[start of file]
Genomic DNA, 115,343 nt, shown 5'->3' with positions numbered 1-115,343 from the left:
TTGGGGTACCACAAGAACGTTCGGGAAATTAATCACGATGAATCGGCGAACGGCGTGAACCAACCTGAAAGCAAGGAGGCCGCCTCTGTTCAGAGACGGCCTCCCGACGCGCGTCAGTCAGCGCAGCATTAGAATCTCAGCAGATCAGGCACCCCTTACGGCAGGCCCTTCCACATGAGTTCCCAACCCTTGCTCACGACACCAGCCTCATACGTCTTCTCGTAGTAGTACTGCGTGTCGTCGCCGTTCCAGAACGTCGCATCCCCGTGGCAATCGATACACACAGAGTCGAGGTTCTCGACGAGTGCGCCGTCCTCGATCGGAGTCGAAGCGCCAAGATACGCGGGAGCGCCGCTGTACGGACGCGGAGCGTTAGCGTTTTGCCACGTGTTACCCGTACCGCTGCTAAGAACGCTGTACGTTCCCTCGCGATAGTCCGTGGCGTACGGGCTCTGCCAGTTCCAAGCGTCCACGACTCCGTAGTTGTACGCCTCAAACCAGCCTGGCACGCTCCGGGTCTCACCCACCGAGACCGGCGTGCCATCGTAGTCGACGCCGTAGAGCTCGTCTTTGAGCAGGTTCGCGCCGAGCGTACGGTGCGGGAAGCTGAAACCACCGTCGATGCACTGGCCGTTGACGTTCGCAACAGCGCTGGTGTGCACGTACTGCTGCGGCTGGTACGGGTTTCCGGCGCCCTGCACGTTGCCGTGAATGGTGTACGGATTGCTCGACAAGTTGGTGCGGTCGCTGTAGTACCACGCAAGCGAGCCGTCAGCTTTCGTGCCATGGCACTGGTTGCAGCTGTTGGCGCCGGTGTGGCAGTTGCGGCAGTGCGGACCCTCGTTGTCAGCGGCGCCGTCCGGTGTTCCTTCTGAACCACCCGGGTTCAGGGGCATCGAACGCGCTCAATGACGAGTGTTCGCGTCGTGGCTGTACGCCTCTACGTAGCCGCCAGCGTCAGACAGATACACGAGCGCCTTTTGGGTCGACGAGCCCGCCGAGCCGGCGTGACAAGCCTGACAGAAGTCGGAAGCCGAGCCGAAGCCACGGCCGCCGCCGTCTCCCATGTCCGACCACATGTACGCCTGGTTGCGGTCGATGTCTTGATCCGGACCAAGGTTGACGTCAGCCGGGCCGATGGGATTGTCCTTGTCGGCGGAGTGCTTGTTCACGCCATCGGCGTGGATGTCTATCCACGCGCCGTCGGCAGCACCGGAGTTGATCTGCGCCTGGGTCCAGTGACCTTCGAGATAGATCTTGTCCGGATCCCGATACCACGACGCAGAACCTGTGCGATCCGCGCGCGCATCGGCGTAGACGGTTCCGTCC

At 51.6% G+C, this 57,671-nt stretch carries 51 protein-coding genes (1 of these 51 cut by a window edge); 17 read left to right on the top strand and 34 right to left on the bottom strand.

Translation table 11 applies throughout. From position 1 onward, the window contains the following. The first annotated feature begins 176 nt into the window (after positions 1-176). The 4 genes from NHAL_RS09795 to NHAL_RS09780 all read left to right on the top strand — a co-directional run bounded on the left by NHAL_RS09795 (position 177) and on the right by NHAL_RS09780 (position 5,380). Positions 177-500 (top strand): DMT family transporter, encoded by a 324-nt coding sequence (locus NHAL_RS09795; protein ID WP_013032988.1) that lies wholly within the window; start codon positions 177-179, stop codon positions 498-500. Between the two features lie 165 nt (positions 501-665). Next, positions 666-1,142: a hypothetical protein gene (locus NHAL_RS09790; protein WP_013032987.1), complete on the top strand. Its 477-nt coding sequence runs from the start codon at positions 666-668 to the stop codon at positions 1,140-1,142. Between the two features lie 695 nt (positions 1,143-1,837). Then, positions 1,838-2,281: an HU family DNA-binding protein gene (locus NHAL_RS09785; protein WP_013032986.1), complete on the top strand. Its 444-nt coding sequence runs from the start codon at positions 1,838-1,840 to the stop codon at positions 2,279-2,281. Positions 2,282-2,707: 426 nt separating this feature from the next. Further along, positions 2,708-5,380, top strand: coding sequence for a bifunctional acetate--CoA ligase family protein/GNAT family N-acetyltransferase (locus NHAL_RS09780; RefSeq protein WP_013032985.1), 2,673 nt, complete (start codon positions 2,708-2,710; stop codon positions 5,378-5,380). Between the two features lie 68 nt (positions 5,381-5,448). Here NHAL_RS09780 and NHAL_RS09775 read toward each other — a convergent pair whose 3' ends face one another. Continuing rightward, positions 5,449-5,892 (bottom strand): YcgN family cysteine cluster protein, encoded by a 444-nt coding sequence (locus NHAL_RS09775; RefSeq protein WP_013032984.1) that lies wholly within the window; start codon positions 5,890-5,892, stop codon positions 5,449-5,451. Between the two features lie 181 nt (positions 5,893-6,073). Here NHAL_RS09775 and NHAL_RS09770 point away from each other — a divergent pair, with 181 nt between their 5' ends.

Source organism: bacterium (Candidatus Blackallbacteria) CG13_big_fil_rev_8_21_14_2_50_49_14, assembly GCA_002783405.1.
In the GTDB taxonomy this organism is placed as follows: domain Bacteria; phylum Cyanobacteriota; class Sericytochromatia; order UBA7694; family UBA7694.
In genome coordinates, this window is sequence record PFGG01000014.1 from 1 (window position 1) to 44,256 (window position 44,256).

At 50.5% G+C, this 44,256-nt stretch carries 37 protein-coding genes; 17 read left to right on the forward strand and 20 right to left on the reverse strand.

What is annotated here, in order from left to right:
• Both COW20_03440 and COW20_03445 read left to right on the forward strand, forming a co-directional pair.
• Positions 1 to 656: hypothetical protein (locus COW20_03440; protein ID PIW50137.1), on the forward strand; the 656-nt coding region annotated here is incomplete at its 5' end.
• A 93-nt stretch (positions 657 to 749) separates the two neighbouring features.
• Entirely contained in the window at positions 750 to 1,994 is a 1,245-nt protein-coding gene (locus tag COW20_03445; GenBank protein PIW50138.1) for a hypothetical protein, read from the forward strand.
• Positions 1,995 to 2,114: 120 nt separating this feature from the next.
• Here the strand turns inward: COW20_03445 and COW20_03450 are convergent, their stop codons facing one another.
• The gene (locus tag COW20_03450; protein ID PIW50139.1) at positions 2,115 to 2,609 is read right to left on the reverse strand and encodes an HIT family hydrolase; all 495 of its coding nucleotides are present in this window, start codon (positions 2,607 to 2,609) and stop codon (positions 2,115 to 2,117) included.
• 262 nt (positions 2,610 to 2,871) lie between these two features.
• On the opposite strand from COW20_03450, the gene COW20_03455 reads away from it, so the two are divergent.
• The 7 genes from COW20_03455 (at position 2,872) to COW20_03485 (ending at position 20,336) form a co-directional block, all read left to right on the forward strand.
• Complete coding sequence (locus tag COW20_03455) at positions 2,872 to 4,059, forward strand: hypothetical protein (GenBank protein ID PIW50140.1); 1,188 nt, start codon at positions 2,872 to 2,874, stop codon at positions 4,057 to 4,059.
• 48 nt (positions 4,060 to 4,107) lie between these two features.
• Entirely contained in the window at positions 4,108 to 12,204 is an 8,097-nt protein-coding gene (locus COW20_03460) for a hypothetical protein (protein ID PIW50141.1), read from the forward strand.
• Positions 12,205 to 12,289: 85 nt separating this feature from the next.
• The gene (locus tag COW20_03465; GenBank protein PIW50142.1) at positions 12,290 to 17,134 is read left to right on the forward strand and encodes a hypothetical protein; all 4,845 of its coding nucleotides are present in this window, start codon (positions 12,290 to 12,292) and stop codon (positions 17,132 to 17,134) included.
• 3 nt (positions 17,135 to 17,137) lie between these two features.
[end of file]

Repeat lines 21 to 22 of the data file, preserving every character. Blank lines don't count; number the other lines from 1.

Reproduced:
• 48 nt (positions 4,060 to 4,107) lie between these two features.
• Entirely contained in the window at positions 4,108 to 12,204 is an 8,097-nt protein-coding gene (locus COW20_03460) for a hypothetical protein (protein ID PIW50141.1), read from the forward strand.